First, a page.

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Jane here is not a woman’s name, but the Journal/Name Author Estimator.*

You take your abstract, plug it into a text field on the Jane web page, and press ‘Find journals’. Alternatively you can find authors or find articles.

Jane

Jane will take the words in the abstract and search a database built from Medline to locate the first 50 articles that are most similar to your abstract and from these suggest a journal, authors or related articles as a list ranked by matching scores.

As their blurb says, it as several applications:

Have you recently written a paper, but you’re not sure to which journal you should submit it? Or maybe you want to find relevant articles to cite in your paper? Or are you an editor, and do you need to find reviewers for a particular paper? Jane can help!

One small thought I have about this, is that in the case of locating journals, it will locate the choir that sings the same message, rather than necessarily the audience you want to sing your message to.

It seems a useful tool, one that nicely complements more limited keyword searches, yet I don’t hear it mentioned much. With all that literature out there we need better ways of identifying related research. Give it a whirl, perhaps?

(Be aware, though, that because of the way Jane works, it won’t necessarily give you the original article if you chose to test it on an already-published article’s abstract.)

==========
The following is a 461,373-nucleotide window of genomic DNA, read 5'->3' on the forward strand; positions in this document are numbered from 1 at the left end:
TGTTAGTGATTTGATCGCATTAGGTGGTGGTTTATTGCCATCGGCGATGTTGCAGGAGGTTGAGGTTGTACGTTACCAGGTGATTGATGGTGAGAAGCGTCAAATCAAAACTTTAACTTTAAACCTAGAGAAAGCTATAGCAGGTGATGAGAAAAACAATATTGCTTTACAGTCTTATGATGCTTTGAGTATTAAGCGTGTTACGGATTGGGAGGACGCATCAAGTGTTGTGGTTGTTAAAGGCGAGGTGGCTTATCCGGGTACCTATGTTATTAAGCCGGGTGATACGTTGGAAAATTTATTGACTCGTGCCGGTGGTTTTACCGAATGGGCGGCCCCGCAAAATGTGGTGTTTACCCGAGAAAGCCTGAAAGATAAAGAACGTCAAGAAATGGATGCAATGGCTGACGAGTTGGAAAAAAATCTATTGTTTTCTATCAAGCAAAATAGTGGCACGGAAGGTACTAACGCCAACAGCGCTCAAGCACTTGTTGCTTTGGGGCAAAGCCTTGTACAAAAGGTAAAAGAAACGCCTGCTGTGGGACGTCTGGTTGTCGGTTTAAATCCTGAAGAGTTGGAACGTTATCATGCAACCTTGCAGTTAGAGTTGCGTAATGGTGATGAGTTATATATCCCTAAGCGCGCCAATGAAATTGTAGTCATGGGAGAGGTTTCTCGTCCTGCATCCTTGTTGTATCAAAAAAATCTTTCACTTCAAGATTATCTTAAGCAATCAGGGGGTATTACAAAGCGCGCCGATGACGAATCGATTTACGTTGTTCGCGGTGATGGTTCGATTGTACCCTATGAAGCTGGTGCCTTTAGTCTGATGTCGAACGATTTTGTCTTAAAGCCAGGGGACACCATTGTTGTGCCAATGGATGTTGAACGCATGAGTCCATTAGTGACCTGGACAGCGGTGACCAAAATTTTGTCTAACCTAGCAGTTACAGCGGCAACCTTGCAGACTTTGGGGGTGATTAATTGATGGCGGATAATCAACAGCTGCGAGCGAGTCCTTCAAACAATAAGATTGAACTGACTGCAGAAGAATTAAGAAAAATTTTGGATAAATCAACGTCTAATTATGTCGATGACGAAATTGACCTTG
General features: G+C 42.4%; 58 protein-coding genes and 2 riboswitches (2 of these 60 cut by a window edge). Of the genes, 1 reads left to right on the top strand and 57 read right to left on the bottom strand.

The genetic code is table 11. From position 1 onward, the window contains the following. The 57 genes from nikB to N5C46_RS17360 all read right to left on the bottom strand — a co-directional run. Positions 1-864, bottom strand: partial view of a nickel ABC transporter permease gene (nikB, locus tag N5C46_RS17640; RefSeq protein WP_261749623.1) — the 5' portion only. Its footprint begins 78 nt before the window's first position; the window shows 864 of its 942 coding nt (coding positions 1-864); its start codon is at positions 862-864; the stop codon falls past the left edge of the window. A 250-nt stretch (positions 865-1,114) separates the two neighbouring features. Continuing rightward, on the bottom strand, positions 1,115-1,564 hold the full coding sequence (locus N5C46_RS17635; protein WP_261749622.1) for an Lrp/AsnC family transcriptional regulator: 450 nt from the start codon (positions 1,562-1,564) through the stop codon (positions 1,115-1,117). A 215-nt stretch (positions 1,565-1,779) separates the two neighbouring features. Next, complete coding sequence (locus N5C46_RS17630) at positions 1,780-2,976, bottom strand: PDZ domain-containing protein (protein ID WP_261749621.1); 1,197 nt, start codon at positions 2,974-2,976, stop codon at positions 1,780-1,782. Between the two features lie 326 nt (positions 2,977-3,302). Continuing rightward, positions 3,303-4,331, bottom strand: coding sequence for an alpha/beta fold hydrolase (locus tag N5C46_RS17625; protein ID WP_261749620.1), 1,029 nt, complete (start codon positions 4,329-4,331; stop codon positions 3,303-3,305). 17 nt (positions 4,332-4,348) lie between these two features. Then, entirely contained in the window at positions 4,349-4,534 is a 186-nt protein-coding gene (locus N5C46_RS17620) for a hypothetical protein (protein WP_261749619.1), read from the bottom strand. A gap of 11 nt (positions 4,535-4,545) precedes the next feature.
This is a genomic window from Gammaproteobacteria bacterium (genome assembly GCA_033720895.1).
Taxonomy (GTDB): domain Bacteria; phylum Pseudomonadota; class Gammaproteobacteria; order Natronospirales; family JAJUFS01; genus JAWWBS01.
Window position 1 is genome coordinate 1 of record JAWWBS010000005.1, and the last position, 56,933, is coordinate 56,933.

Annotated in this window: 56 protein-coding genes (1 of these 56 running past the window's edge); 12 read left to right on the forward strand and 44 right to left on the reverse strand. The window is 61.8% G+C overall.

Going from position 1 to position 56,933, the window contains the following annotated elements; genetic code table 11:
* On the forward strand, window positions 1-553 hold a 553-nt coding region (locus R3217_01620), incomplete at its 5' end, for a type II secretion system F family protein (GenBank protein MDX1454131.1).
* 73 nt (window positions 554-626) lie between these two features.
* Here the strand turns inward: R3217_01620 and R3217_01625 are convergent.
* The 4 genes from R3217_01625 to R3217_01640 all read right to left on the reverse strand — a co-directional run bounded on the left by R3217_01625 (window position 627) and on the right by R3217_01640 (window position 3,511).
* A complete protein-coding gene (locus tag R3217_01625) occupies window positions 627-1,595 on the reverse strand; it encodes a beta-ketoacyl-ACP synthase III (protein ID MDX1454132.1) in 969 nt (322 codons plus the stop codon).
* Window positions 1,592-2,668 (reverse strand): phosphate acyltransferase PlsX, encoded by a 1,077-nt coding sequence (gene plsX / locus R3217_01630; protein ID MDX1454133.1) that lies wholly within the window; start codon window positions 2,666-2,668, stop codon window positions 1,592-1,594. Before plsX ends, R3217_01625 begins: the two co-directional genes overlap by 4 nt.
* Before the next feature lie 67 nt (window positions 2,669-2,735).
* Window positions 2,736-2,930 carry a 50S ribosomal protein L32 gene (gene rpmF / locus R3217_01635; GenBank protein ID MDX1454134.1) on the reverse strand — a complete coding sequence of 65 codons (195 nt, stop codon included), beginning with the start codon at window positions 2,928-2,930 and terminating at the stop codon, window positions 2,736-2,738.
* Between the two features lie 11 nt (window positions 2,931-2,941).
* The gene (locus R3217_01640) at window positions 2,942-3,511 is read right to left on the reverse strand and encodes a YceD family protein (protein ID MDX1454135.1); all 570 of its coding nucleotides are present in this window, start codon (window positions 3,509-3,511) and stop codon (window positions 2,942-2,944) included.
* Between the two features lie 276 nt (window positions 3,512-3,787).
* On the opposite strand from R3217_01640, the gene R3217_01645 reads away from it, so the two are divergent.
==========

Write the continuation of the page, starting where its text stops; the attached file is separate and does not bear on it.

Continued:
Jane is the work of the Biosemantics group at Rotterdam.

Maxwell Smart, aka Agent 86. (Source: Wikimedia Commons.)

Maxwell Smart, aka Agent 86. (Source: Wikimedia Commons.)

H/T @Jennifer Rohn & @cebmblog.

Footnotes

* Seriously, people, some of the acronyms for software products are just a little much. (I forgive them for ‘Jane’ – it’s fun in it’s own way.) I mean some make me feel as if I live in a subplot of Get Smart, although to be fair neither CONTROL or KAOS were acronyms. Apparently. My undergraduate campus featured KAOS of another sort, this one definitely an acronym – Killing As an Organised Sport. Here students were assigned the a ‘target’ they were to ‘hit’ with a … water pistol. Some wits rigged up water pistol driven by drenching packs, and could they shoot a long way! Understandably, the university had to ban KAOS from operations within lecture theatres and buildings. All the meant was ambushes were staked at the exits… But I’m getting way off-topic, here.

ResearchBlogging.orgReference

Schuemie, M., & Kors, J. (2008). Jane: suggesting journals, finding experts Bioinformatics, 24 (5), 727-728 DOI: 10.1093/bioinformatics/btn006


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